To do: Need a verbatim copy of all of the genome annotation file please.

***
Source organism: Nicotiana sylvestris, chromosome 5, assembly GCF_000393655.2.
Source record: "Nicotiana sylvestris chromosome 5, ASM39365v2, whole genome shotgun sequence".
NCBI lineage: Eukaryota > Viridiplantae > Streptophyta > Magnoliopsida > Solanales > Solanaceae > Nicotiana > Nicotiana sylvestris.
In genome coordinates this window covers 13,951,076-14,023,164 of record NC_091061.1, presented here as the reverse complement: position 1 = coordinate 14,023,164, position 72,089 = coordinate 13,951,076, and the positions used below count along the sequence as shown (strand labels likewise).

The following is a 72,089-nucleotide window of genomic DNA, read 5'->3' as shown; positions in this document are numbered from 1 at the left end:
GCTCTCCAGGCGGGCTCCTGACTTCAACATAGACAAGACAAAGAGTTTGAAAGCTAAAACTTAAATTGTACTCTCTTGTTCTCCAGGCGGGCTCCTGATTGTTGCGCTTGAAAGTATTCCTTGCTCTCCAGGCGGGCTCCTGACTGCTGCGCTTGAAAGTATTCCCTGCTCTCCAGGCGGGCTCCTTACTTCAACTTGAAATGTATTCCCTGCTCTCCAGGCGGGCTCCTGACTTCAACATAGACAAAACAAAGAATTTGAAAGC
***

Source organism: Nicotiana sylvestris, chromosome 5, assembly GCF_000393655.2.
Source record: "Nicotiana sylvestris chromosome 5, ASM39365v2, whole genome shotgun sequence".
NCBI lineage: Eukaryota > Viridiplantae > Streptophyta > Magnoliopsida > Solanales > Solanaceae > Nicotiana > Nicotiana sylvestris.
In genome coordinates this window covers 13,951,076-14,023,164 of record NC_091061.1, presented here as the reverse complement: position 1 = coordinate 14,023,164, position 72,089 = coordinate 13,951,076, and the positions used below count along the sequence as shown (strand labels likewise).

The following is a 72,089-nucleotide window of genomic DNA, read 5'->3' as shown; positions in this document are numbered from 1 at the left end:
GCTCTCCAGGCGGGCTCCTGACTTCAACATAGACAAGACAAAGAGTTTGAAAGCTAAAACTTAAATTGTACTCTCTTGTTCTCCAGGCGGGCTCCTGATTGTTGCGCTTGAAAGTATTCCTTGCTCTCCAGGCGGGCTCCTGACTGCTGCGCTTGAAAGTATTCCCTGCTCTCCAGGCGGGCTCCTTACTTCAACTTGAAATGTATTCCCTGCTCTCCAGGCGGGCTCCTGACTTCAACATAGACAAAACAAAGAATTTGAAAGC